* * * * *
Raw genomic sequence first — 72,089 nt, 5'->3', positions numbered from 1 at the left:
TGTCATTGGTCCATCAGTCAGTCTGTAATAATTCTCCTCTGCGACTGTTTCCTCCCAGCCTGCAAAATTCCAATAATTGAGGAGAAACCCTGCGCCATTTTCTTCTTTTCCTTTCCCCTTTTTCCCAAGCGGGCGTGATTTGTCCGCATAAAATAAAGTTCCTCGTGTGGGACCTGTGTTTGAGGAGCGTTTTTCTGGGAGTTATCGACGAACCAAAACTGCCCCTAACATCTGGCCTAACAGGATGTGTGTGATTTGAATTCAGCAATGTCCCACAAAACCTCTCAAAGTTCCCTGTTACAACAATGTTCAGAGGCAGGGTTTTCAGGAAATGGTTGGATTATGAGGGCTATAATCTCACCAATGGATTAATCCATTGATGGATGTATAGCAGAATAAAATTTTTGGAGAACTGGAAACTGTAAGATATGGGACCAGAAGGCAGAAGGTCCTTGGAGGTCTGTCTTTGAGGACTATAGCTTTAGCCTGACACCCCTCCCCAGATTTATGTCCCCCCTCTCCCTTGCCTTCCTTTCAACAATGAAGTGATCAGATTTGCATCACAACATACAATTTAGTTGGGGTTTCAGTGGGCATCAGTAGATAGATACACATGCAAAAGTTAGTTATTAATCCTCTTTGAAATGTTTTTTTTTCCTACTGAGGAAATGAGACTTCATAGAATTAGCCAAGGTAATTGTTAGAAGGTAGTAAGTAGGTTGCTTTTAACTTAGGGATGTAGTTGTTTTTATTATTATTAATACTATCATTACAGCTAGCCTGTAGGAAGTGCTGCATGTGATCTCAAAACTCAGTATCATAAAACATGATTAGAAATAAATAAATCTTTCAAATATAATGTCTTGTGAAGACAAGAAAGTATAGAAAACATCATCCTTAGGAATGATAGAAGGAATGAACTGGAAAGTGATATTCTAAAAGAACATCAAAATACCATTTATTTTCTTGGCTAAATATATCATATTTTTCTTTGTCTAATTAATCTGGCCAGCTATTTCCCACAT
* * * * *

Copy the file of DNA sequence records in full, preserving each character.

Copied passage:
Raw genomic sequence first — 72,089 nt, 5'->3', positions numbered from 1 at the left:
TGTCATTGGTCCATCAGTCAGTCTGTAATAATTCTCCTCTGCGACTGTTTCCTCCCAGCCTGCAAAATTCCAATAATTGAGGAGAAACCCTGCGCCATTTTCTTCTTTTCCTTTCCCCTTTTTCCCAAGCGGGCGTGATTTGTCCGCATAAAATAAAGTTCCTCGTGTGGGACCTGTGTTTGAGGAGCGTTTTTCTGGGAGTTATCGACGAACCAAAACTGCCCCTAACATCTGGCCTAACAGGATGTGTGTGATTTGAATTCAGCAATGTCCCACAAAACCTCTCAAAGTTCCCTGTTACAACAATGTTCAGAGGCAGGGTTTTCAGGAAATGGTTGGATTATGAGGGCTATAATCTCACCAATGGATTAATCCATTGATGGATGTATAGCAGAATAAAATTTTTGGAGAACTGGAAACTGTAAGATATGGGACCAGAAGGCAGAAGGTCCTTGGAGGTCTGTCTTTGAGGACTATAGCTTTAGCCTGACACCCCTCCCCAGATTTATGTCCCCCCTCTCCCTTGCCTTCCTTTCAACAATGAAGTGATCAGATTTGCATCACAACATACAATTTAGTTGGGGTTTCAGTGGGCATCAGTAGATAGATACACATGCAAAAGTTAGTTATTAATCCTCTTTGAAATGTTTTTTTTTCCTACTGAGGAAATGAGACTTCATAGAATTAGCCAAGGTAATTGTTAGAAGGTAGTAAGTAGGTTGCTTTTAACTTAGGGATGTAGTTGTTTTTATTATTATTAATACTATCATTACAGCTAGCCTGTAGGAAGTGCTGCATGTGATCTCAAAACTCAGTATCATAAAACATGATTAGAAATAAATAAATCTTTCAAATATAATGTCTTGTGAAGACAAGAAAGTATAGAAAACATCATCCTTAGGAATGATAGAAGGAATGAACTGGAAAGTGATATTCTAAAAGAACATCAAAATACCATTTATTTTCTTGGCTAAATATATCATATTTTTCTTTGTCTAATTAATCTGGCCAGCTATTTCCCACAT